Public power utilities in Florida are laying the groundwork for the arrival of Hurricane Dorian, which could become a Category 3 hurricane in the next several days and make landfall on Labor Day as a Category 4 hurricane.
Florida Gov. Ron DeSantis on Aug. 28 declared a state of emergency for counties in the path of Dorian. By declaring a state of emergency, DeSantis is ensuring that state and local governments have ample time, resources and flexibility to prepare.
The State Emergency Operations Center activated to a Level 2 on Thursday morning, Aug. 29, enhancing the coordination between federal, state and local emergency management agencies.
“While the forecast is still uncertain, it appears increasingly likely that Hurricane Dorian will continue to strengthen and have a significant impact on Florida,” said Amy Zubaly, Executive Director of the Florida Municipal Electric Association, on Aug. 29.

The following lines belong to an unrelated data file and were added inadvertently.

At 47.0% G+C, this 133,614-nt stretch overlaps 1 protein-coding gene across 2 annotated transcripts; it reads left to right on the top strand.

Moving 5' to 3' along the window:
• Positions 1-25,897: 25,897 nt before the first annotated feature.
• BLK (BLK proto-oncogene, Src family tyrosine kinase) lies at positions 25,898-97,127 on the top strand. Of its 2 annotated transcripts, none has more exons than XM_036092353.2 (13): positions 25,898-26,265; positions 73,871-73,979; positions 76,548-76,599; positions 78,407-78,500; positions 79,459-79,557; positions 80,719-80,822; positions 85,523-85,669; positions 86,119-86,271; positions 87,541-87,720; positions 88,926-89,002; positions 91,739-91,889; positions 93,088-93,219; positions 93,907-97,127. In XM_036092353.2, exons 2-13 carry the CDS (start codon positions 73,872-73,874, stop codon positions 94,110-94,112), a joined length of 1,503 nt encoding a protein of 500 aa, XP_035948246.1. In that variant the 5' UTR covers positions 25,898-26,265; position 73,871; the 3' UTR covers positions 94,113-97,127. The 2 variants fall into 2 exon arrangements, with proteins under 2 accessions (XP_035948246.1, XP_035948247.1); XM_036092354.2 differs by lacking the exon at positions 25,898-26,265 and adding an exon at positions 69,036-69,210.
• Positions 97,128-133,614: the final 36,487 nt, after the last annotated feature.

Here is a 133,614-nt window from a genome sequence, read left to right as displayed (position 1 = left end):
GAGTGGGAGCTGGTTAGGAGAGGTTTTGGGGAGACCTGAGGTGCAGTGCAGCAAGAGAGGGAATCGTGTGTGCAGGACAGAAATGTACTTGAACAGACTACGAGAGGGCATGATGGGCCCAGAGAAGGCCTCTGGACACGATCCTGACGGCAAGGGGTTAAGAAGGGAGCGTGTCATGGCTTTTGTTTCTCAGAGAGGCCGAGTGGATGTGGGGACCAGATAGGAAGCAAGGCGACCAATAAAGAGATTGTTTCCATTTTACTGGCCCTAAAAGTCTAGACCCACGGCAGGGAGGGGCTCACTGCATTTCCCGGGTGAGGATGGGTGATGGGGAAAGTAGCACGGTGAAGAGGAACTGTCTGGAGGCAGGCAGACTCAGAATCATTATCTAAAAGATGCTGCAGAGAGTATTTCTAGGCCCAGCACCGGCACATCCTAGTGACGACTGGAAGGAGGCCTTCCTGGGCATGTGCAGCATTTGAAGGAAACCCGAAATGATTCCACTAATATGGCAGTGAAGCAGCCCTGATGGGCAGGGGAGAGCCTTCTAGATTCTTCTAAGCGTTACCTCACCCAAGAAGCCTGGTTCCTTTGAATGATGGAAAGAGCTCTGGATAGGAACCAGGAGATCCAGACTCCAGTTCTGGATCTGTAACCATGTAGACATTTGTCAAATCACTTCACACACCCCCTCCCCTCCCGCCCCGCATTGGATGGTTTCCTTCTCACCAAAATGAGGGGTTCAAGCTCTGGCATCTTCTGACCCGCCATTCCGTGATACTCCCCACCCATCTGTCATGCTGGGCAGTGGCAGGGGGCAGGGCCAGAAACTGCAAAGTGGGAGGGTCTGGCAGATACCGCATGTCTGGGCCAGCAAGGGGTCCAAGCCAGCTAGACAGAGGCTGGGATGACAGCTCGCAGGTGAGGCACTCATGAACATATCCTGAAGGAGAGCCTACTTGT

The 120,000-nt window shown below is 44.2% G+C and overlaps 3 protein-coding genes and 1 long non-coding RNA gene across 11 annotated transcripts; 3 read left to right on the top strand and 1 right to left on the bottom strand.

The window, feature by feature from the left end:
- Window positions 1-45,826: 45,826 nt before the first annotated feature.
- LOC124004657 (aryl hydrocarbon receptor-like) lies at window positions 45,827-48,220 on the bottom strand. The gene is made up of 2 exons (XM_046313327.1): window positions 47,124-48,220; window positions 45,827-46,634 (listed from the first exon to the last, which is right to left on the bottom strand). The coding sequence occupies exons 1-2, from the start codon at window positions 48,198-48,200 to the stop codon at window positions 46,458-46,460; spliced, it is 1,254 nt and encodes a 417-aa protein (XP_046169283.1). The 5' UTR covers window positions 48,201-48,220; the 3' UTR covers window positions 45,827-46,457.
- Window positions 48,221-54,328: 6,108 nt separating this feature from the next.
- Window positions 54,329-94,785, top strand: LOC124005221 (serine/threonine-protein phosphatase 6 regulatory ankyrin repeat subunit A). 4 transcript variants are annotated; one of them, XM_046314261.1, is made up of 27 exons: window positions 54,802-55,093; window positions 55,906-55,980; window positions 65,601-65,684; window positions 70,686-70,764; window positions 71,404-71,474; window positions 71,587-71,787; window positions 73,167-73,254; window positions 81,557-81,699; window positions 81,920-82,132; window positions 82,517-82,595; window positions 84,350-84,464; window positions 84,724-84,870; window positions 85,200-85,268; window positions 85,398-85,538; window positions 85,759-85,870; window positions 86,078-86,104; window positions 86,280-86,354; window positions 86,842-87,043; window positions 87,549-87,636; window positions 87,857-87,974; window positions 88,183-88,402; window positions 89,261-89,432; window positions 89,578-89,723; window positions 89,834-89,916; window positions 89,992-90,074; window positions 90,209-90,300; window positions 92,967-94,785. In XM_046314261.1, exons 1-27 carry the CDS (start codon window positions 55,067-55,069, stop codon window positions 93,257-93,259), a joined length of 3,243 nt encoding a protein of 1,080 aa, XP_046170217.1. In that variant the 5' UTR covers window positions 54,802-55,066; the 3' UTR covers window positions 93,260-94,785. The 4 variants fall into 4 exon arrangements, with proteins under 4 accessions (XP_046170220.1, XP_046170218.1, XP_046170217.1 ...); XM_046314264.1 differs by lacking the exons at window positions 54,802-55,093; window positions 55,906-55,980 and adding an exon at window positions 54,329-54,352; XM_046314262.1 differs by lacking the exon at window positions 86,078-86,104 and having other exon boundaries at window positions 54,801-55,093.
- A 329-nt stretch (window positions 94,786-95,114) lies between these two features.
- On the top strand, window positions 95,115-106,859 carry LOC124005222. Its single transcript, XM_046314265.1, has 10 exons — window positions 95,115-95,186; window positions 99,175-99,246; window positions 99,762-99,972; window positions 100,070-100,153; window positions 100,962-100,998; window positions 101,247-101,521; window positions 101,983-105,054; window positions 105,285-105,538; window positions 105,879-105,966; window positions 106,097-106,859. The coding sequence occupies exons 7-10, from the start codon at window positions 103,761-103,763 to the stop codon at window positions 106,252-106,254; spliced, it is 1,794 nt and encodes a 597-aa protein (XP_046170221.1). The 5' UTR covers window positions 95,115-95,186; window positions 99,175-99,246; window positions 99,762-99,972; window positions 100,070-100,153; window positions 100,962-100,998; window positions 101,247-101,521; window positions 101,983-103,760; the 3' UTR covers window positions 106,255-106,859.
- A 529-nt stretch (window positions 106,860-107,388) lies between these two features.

“We have been in communication with all of Florida’s public power communities to discuss their needs following the storm and have already activated our national mutual aid network to line up additional resources for affected communities. Our coordination efforts will continue right up until landfall and we expect additional utilities to answer the call for support.”
Zubaly is one of the network coordinators for Region IV, which along with Georgia, Florida and Alabama, covers Kentucky, Mississippi, North Carolina, South Carolina and Tennessee.
A network coordinator serves as the point of contact for a group of participating mutual aid utilities or in rare situations, a large or isolated utility. Network coordinators may be part of a state association, joint action agency or public power utility.
Chris Gent, Director of Corporate Communications at Florida’s Kissimmee Utility Authority, said KUA’s internal logistics meetings began Tuesday, Aug. 27, “and we’ve put all employees on notice to be available for the holiday weekend.”
KUA activated its emergency storm plan on Wednesday, Aug. 28.
“We’ve also requested to be placed in the queue for mutual aid assistance with the possibility of doing some pre-staging of outside crews prior to storm landfall, if needed. We will make that decision” over the next 24 hours, he noted in an Aug. 29 email.
“We have contract tree trimming crews riding out the circuits looking for potential tree and tree limb issues that can be addressed prior to the storm,” he said.